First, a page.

Dundrum centre contributes more than €130m a year to the economy
Mall owner Hammerson details socioeconomic impact of its centres in report
The Dundrum Town Centre contributes €93 million in wages and €29 million in taxes, a total of €122 million, to the economy every year. Photograph: Matt Kavanagh
Dundrum Town Centre, the State’s biggest shopping mall, contributes more than €130 million a-year to the economy in wages, rates and taxes, according to a report published by its joint owner.
Its figures show that Dundrum contributes €93 million in wages and €29 million in taxes, a total of €122 million, to the economy every year. On top of this, its tenants pay €9.2 million in rates to local authorities, bringing the overall figure to €131.2 million.
Dundrum employs 3,824 people, 85 per cent of them from its locality and half of them under the age of 25. The report estimates that the centre’s retailers spend €4.5 million a-year on training their workers.
Simon Betty, Hammerson’s director of retail in Ireland, pointed out that Dundrum represents a significant proportion of the group’s assets and noted that the trends there broadly reflected those in its wider business.
“Retail is good for local communities. It provides skills, training and employment opportunities, particularly for younger people,” he argued.
“It makes a positive contribution to the local economy through wages and into the exchequer through employer taxes.”
Along with Dundrum, Hammerson has stakes in the Ilac centre in Dublin city centre and in Kildare Village.
It also owns a site in the centre of the capital between O’Connell Street and Moore Street, part of which is designated a national monument because it was the final battlefield of 1916.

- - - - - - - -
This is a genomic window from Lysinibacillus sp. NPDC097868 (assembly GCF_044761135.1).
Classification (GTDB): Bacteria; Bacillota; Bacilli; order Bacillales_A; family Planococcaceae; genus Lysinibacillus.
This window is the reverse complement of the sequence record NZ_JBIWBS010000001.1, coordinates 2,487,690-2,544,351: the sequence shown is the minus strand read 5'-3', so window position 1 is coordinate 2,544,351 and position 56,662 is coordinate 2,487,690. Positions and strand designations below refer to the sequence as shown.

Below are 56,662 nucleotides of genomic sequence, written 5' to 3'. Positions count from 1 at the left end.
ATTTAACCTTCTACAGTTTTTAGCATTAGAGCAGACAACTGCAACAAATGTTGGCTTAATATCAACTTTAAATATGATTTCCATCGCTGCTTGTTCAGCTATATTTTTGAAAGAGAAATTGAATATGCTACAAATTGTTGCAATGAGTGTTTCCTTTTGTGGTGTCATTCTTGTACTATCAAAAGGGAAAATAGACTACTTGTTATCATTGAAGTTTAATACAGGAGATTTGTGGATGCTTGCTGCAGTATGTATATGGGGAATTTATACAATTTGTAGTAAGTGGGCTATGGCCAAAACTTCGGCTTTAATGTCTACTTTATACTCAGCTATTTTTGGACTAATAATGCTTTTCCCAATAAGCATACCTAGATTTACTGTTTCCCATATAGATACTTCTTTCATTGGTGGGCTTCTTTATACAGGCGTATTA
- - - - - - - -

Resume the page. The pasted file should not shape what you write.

Dundrum employs close to 10 per cent of the 40,000 people working in the group’s properties here, in Britain and Europe. Some of its other centres include the Bullring in Birmingham and Victoria Gate in Leeds in England and Les Terrasses du Port in Marseilles in France. Its assets are worth a total of £10 billion.
Its report, True Value of Retail, states that those working in its properties earn a total of €912 million a year, while more than four out of five of the jobs are taken by people from communities close to the centres.
Launching the report, Mark Bourgeois, Hammerson’s managing director UK and Ireland, said the industry’s socioeconomic impact is generally ignored.
He acknowledged that people in the sector can feel “frivolous” when they hear of the difficulties that councils face when it comes to things such as providing housing.
“But retail is part of a catalyst for economic activity that leads to such things as more housing,” he said.
The reports authors, JLL and Envoy Partnership, used information from Hammerson and government and industry bodies in the Republic and the UK for their research.